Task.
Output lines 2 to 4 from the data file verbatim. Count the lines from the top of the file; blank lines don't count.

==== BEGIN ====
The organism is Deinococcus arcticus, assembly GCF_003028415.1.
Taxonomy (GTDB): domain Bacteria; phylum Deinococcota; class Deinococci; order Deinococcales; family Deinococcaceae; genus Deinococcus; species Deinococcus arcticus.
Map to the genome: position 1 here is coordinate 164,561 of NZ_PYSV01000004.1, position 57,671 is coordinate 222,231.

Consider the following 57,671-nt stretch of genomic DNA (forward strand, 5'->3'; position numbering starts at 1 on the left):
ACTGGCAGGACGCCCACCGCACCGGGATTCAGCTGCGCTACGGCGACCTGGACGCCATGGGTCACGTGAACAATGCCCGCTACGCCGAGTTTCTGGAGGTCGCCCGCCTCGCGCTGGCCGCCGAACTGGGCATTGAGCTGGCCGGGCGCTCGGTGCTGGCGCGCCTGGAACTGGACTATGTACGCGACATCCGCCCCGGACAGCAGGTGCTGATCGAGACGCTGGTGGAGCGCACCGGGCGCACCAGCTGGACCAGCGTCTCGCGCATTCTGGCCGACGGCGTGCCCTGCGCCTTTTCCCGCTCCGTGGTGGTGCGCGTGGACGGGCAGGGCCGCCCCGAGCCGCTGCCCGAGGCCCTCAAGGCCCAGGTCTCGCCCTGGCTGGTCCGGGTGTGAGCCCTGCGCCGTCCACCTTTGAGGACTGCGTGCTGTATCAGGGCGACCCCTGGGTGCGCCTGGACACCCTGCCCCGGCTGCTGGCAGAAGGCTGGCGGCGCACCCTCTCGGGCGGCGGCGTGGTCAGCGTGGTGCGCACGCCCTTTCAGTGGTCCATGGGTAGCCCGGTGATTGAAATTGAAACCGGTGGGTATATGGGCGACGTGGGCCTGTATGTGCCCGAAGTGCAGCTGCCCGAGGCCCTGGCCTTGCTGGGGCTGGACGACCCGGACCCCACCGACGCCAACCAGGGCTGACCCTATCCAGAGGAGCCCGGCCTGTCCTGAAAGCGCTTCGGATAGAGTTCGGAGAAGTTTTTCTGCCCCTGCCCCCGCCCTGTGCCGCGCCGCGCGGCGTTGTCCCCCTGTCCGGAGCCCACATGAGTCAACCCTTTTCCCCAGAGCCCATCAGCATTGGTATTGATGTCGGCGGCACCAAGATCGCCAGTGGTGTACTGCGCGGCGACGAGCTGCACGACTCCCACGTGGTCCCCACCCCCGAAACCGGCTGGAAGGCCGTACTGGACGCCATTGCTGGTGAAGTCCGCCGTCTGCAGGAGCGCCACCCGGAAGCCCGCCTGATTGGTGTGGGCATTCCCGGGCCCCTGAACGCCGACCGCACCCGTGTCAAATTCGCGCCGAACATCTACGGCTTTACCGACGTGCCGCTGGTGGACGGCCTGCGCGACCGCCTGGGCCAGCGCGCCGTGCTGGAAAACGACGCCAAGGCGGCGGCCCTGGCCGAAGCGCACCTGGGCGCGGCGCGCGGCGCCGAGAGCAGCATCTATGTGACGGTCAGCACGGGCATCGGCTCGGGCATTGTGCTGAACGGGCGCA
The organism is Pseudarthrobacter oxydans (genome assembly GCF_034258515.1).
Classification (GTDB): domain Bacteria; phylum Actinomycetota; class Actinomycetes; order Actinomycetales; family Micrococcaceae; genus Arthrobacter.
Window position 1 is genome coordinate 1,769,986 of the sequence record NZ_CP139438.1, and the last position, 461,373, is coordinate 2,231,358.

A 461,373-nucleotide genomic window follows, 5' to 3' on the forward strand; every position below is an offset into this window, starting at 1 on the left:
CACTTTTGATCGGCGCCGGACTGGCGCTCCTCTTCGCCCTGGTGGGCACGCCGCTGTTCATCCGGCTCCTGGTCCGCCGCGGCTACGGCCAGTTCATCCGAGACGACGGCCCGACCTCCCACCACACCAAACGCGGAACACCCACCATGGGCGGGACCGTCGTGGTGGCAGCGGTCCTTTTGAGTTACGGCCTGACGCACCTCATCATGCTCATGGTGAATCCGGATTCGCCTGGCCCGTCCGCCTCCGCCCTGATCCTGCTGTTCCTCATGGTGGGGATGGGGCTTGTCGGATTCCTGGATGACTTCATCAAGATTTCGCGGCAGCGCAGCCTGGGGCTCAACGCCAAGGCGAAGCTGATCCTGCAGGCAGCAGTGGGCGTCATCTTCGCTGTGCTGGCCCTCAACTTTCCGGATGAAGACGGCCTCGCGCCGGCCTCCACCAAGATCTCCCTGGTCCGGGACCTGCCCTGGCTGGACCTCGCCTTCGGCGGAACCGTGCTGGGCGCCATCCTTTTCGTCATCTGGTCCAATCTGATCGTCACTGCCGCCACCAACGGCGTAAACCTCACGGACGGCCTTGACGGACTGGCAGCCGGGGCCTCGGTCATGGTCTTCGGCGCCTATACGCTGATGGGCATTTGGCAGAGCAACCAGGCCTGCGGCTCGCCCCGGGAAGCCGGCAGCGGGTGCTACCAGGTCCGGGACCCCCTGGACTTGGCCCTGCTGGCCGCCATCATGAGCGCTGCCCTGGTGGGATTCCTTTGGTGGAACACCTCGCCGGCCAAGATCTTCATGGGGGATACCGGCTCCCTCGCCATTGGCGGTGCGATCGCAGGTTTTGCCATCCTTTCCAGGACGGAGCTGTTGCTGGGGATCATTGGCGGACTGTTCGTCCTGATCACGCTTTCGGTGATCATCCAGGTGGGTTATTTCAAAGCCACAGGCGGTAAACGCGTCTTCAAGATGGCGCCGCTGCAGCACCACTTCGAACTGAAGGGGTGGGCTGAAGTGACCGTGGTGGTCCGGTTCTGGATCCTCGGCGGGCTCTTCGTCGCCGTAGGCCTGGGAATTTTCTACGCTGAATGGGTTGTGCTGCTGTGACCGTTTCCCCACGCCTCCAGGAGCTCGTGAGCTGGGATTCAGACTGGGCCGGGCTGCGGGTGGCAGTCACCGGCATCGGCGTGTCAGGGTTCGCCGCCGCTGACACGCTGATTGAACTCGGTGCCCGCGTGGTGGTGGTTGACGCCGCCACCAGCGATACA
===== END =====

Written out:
Taxonomy (GTDB): domain Bacteria; phylum Deinococcota; class Deinococci; order Deinococcales; family Deinococcaceae; genus Deinococcus; species Deinococcus arcticus.
Map to the genome: position 1 here is coordinate 164,561 of NZ_PYSV01000004.1, position 57,671 is coordinate 222,231.

Consider the following 57,671-nt stretch of genomic DNA (forward strand, 5'->3'; position numbering starts at 1 on the left):